be good
g

4 Shaula { 07.15.08 at 11:38 pm }

My absolute favourite is Erin as killer of walls.

Are you the designated photographer? Because I’m having a hard time finding pics of you in there.

5 poetloverrebelspy { 07.20.08 at 3:11 am }

I find your thoughts on gas prices intriguing — almost everyone else is avoiding the road because it’s “too expensive,” but you are most certainly right to think it’ll probably never be cheaper again . . .

I wanted to chime in with a couple suggestions that may save you money and hassle anyway :)

+ It pays to know where to fill up cheaply. Thankfully, there are thousands of people around the country who’ve got your back. Check out sites like Gas Buddy.
+ Always properly inflate your tires — this will save you serious money over the course of such a long trip.
+ You can find more tips like these in my post Road Trip Savings: Fuel Costs

+ Get thee FREE road maps for everywhere you’re headed. Check out these resources:
> Friday Freebie: U.S. State Tourist Information and Highway Maps
> Friday Freebie: Canadian Tourist Information and Highway Maps
> Friday Freebie: Rand McNally Road Atlas

+ Finally, if you get bored, here a list of productive ways for Killing Time on the Road.

Enjoy, and please leave a comment with your own suggestions!

6 Shaula { 07.20.08 at 10:48 am }

The thing about “expensive” is that it is a relative, not an absolute, term.

Gas prices definitely feel expensive right now in the US. But gas isn’t nearly as expensive here as it is in much of the world. More importantly, it isn’t “too” expensive for us.

When it comes to budget/ financial decisions, my personal experience has been that perfection is the enemy of good. Rather than try to find the absolute cheapest / lowest / best buy, I’m more concerned in finding a good buy, that provides enough value, in a time frame that suits my needs.

From that perspective, traveling now while we can afford it and have the opportunity makes more sense than delaying our trip in the hopes of a better deal in an indeterminate future.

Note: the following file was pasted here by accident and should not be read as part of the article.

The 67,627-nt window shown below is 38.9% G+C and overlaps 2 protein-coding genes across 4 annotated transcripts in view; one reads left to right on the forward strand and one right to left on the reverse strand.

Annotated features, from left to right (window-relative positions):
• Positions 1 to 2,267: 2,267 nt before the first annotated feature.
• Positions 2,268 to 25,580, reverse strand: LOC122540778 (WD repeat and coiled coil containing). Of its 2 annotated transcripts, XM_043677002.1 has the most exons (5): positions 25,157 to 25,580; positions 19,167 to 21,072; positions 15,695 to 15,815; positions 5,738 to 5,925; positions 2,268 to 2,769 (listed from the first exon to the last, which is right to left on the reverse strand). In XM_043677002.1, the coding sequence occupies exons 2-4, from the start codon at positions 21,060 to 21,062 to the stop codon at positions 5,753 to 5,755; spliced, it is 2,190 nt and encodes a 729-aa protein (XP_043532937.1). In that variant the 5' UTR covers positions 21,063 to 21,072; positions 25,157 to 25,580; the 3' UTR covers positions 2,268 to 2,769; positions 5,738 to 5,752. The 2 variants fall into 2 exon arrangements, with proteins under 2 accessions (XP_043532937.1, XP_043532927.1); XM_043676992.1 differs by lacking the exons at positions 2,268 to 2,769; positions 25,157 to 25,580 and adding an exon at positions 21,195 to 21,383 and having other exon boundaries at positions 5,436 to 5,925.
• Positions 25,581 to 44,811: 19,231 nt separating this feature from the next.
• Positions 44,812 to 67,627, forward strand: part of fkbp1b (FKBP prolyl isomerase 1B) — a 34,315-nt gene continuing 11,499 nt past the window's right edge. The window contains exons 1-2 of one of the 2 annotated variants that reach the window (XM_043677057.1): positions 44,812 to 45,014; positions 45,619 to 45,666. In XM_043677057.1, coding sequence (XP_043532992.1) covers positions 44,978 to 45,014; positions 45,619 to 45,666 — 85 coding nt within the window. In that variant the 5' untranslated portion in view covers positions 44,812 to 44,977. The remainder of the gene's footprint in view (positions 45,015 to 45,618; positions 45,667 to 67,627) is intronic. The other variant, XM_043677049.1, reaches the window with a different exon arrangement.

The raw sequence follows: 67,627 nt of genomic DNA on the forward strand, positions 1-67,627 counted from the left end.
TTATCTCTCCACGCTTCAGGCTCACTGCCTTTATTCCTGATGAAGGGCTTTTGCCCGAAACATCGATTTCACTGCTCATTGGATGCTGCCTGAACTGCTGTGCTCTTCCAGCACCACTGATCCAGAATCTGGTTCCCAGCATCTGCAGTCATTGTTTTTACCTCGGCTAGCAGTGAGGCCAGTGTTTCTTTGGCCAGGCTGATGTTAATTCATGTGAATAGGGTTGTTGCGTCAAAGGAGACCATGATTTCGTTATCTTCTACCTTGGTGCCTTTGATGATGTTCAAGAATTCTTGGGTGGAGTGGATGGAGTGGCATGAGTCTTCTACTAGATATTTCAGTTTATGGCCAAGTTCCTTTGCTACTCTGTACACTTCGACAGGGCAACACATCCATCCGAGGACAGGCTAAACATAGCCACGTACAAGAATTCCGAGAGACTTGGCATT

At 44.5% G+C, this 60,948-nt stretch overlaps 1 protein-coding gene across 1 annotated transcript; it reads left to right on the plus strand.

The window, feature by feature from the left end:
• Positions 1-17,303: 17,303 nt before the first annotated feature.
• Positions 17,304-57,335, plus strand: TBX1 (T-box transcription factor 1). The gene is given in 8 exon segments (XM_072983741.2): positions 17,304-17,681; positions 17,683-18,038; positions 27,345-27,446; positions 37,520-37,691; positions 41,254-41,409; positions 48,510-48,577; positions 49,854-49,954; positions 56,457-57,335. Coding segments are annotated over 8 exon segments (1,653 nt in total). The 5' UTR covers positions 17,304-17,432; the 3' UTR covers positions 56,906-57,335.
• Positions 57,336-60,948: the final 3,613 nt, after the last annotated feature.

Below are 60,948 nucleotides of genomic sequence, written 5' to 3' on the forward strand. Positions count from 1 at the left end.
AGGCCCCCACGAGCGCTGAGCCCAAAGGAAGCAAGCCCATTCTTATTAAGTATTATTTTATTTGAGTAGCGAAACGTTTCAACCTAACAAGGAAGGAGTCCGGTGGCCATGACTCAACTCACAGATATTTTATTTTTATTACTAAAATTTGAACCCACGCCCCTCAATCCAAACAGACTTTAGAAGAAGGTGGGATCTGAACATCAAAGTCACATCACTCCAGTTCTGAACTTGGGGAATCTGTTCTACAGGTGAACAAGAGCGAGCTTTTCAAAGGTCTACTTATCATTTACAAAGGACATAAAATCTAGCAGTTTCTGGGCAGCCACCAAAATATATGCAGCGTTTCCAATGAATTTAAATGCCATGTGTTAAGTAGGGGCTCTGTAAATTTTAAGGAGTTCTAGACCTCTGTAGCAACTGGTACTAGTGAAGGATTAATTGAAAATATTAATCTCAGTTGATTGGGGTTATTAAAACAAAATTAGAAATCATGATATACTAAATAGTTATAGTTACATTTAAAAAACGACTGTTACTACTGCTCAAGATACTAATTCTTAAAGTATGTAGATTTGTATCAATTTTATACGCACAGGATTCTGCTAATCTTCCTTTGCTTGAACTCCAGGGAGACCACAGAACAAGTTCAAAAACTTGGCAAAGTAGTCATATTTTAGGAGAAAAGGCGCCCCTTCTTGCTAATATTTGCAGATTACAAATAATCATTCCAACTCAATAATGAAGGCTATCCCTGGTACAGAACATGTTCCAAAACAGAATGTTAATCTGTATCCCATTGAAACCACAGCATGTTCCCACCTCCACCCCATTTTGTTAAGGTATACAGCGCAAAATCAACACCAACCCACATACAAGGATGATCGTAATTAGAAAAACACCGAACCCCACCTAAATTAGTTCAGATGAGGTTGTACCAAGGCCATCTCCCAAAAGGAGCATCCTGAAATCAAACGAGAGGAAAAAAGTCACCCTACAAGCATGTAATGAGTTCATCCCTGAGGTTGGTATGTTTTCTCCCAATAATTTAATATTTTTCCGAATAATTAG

I’m all in favour of rational delayed gratification, but I’m not in favour of gambling. We try to aim for a sweet spot somewhere in the middle.

In addition, I’ve been used to work with some top notch economic analysts like Ian Welsh and Stirling Newberry; they’ve been writing about peak oil problem for years. Current gas prices don’t come as a surprise to me at all, and I do fully expect prices to continue to trend upwards.

Hence our carpe diem strategy.

Thank you again for thinks. We’ll check them all out.

7 Neil { 07.20.08 at 10:52 am }

Thanks, poetloverrebelspy,

Hopefully, we can return some tips as we go: such as if you have a *little* budget; many truck stops have an audio-book rental program, where you can pick up a tape at one stop, and drop it off at another down the road. They’re set up for long-haul truckers, so it’s a fairly natural fit.

8 Neil { 07.20.08 at 11:27 am }

We’ve also been running numbers on things. At first glance, it seems like a big waste of money (not to mention natural resources) and we both had problems with that. But what we’ve realized is that we might be coming out ahead (or at worst, even or not so far behind).

We already save far more fuel than we’re using, by not commuting to work and back. Not only did the straight mileage of a daily commute exceed what we’re driving now, but the timing was bad. You use more gas commuting in rush-hour, simply because it’s stop-and-go. Hitting the brakes as you drive is the equivalent of a plane dumping fuel: all that work the fuel did to build the motion gets thrown away. And then you have to build it up again.

We’re chasing the weather, which means we’re spending as much time as possible where the weather is nice. The money to get us to Maine for the summer–where we can leave the windows open–is less than the cost of air-conditioning the apartment in Richmond. I realize the raw fuel consumption difference is not as great as the difference in cash, but it still seems to be a much closer trade-off than we first envisioned.

We’re also hoping that we will be able to expand the trip and do large portions of travel by train. I believe trains are going to make a come-back (despite government attempts to shut them down). Trains are already cost-competitive with flying; and with security lineups, the time isn’t so drastically different for shorter runs. On longer runs, you can work on the train. Locomotives are also turning hybrid–which you’re not likely to see airliners do.

So, strictly financially, we feel we’re coming out ahead.

1 Trackback/Ping

1 Mortaine’s Blog / August 1: Blog Carnival of Full time RV Travel { 08.01.08 at 8:26 am }